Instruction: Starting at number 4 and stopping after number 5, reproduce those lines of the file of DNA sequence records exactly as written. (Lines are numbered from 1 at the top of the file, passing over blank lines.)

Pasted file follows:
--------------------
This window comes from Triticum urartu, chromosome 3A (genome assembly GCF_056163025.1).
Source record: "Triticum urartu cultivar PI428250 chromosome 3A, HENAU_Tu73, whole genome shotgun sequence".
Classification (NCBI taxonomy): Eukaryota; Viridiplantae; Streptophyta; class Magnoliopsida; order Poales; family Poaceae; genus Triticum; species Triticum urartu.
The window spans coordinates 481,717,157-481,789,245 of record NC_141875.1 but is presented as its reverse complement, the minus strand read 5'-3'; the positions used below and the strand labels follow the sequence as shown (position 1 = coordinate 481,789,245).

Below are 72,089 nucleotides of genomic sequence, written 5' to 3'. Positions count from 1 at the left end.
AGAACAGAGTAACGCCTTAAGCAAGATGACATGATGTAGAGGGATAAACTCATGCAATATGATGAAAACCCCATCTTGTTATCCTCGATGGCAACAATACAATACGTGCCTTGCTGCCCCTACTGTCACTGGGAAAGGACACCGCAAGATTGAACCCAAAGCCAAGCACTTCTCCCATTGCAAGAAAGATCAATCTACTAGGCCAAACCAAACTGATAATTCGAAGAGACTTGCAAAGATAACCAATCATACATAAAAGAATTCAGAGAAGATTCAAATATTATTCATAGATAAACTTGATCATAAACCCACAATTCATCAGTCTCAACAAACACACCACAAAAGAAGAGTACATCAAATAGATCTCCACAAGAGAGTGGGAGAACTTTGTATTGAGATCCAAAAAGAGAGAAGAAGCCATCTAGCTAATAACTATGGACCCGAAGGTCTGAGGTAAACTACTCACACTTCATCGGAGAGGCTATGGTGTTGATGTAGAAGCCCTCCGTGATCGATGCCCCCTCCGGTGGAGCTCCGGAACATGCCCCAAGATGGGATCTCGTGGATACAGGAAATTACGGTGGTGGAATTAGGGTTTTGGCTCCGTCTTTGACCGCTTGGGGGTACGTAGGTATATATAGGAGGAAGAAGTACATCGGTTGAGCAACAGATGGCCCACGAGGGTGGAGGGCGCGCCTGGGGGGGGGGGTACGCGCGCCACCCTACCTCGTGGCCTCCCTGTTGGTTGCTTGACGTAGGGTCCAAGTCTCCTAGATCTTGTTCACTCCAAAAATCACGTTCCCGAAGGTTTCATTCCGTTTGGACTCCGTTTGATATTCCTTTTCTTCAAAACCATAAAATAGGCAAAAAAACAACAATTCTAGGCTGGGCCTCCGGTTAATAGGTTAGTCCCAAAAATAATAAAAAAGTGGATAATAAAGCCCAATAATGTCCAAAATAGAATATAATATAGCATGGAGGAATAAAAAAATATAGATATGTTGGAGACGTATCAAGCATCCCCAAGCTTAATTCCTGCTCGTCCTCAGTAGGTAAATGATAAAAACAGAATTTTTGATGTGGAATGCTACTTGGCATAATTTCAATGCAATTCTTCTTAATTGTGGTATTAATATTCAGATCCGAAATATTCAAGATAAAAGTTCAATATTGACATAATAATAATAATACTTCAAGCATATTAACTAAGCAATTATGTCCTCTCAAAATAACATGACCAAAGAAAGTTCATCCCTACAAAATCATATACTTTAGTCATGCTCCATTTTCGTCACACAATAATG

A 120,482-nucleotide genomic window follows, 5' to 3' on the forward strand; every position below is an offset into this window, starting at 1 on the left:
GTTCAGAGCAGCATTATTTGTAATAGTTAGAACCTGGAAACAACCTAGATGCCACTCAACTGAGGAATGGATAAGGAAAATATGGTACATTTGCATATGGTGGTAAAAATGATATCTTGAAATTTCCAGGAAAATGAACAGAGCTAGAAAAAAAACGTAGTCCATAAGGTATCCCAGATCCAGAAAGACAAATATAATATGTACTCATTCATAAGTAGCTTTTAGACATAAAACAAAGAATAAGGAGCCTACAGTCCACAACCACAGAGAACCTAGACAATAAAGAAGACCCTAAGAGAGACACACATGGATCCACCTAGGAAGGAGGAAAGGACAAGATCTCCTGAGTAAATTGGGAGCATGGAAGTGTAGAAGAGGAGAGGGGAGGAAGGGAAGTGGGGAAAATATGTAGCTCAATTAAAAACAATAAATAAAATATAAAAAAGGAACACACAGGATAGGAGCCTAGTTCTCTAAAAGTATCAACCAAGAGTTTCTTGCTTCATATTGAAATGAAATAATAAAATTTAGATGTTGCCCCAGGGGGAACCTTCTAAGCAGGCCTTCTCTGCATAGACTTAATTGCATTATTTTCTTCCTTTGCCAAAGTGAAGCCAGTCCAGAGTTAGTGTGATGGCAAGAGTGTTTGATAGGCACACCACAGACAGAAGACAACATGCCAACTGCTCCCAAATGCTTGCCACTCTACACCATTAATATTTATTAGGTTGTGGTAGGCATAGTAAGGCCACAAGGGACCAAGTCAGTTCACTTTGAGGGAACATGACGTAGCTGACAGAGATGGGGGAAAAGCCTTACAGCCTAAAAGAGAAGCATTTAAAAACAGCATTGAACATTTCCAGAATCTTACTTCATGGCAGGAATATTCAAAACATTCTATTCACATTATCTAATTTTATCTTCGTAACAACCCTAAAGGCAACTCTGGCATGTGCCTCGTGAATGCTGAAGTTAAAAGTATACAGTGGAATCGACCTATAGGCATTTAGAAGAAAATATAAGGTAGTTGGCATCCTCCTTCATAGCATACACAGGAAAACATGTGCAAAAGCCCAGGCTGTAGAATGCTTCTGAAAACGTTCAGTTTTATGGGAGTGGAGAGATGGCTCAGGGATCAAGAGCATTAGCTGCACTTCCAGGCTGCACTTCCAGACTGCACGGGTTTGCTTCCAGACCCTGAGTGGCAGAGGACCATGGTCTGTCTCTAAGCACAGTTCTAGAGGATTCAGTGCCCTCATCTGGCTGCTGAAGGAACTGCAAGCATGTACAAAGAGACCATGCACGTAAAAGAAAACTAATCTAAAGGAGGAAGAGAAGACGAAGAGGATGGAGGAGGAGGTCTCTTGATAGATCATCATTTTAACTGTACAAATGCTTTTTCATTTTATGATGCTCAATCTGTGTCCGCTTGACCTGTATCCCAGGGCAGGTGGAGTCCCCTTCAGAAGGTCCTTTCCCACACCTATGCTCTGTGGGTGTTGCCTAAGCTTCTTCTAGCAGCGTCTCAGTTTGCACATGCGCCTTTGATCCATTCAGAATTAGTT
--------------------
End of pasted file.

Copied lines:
The window spans coordinates 481,717,157-481,789,245 of record NC_141875.1 but is presented as its reverse complement, the minus strand read 5'-3'; the positions used below and the strand labels follow the sequence as shown (position 1 = coordinate 481,789,245).

Below are 72,089 nucleotides of genomic sequence, written 5' to 3'. Positions count from 1 at the left end.